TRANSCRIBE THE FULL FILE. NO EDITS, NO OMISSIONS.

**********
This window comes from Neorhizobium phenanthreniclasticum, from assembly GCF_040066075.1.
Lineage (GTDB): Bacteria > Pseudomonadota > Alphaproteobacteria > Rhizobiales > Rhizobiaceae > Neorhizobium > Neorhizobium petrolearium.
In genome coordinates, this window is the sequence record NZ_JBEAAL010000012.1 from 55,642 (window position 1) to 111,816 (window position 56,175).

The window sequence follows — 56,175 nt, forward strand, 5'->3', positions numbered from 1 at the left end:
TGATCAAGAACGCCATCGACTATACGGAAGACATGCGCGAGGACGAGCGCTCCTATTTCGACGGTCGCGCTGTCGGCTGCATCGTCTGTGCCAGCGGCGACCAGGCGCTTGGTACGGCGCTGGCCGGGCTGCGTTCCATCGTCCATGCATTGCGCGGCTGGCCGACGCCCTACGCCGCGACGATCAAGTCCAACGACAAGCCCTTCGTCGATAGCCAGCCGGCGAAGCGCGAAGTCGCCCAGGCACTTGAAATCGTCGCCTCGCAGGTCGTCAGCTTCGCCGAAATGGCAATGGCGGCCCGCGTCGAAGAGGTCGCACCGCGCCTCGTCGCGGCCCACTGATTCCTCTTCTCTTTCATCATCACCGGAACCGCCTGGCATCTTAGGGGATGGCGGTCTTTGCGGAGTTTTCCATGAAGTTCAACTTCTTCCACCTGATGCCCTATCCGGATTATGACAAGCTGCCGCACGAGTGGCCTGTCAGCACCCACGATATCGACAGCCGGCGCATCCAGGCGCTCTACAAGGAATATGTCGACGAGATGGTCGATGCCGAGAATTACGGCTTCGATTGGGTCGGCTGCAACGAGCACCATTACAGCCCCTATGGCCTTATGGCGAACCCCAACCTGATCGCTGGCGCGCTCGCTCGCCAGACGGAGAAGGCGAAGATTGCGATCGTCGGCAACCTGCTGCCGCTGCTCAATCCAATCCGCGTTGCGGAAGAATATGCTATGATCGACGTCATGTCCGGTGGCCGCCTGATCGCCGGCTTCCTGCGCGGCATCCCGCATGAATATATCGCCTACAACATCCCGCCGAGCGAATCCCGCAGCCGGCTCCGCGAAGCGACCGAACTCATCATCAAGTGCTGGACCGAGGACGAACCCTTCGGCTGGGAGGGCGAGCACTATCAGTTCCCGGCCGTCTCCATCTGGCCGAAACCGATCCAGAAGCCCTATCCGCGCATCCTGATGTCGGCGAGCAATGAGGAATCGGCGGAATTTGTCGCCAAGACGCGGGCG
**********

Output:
This window comes from Neorhizobium phenanthreniclasticum, from assembly GCF_040066075.1.
Lineage (GTDB): Bacteria > Pseudomonadota > Alphaproteobacteria > Rhizobiales > Rhizobiaceae > Neorhizobium > Neorhizobium petrolearium.
In genome coordinates, this window is the sequence record NZ_JBEAAL010000012.1 from 55,642 (window position 1) to 111,816 (window position 56,175).

The window sequence follows — 56,175 nt, forward strand, 5'->3', positions numbered from 1 at the left end:
TGATCAAGAACGCCATCGACTATACGGAAGACATGCGCGAGGACGAGCGCTCCTATTTCGACGGTCGCGCTGTCGGCTGCATCGTCTGTGCCAGCGGCGACCAGGCGCTTGGTACGGCGCTGGCCGGGCTGCGTTCCATCGTCCATGCATTGCGCGGCTGGCCGACGCCCTACGCCGCGACGATCAAGTCCAACGACAAGCCCTTCGTCGATAGCCAGCCGGCGAAGCGCGAAGTCGCCCAGGCACTTGAAATCGTCGCCTCGCAGGTCGTCAGCTTCGCCGAAATGGCAATGGCGGCCCGCGTCGAAGAGGTCGCACCGCGCCTCGTCGCGGCCCACTGATTCCTCTTCTCTTTCATCATCACCGGAACCGCCTGGCATCTTAGGGGATGGCGGTCTTTGCGGAGTTTTCCATGAAGTTCAACTTCTTCCACCTGATGCCCTATCCGGATTATGACAAGCTGCCGCACGAGTGGCCTGTCAGCACCCACGATATCGACAGCCGGCGCATCCAGGCGCTCTACAAGGAATATGTCGACGAGATGGTCGATGCCGAGAATTACGGCTTCGATTGGGTCGGCTGCAACGAGCACCATTACAGCCCCTATGGCCTTATGGCGAACCCCAACCTGATCGCTGGCGCGCTCGCTCGCCAGACGGAGAAGGCGAAGATTGCGATCGTCGGCAACCTGCTGCCGCTGCTCAATCCAATCCGCGTTGCGGAAGAATATGCTATGATCGACGTCATGTCCGGTGGCCGCCTGATCGCCGGCTTCCTGCGCGGCATCCCGCATGAATATATCGCCTACAACATCCCGCCGAGCGAATCCCGCAGCCGGCTCCGCGAAGCGACCGAACTCATCATCAAGTGCTGGACCGAGGACGAACCCTTCGGCTGGGAGGGCGAGCACTATCAGTTCCCGGCCGTCTCCATCTGGCCGAAACCGATCCAGAAGCCCTATCCGCGCATCCTGATGTCGGCGAGCAATGAGGAATCGGCGGAATTTGTCGCCAAGACGCGGGCG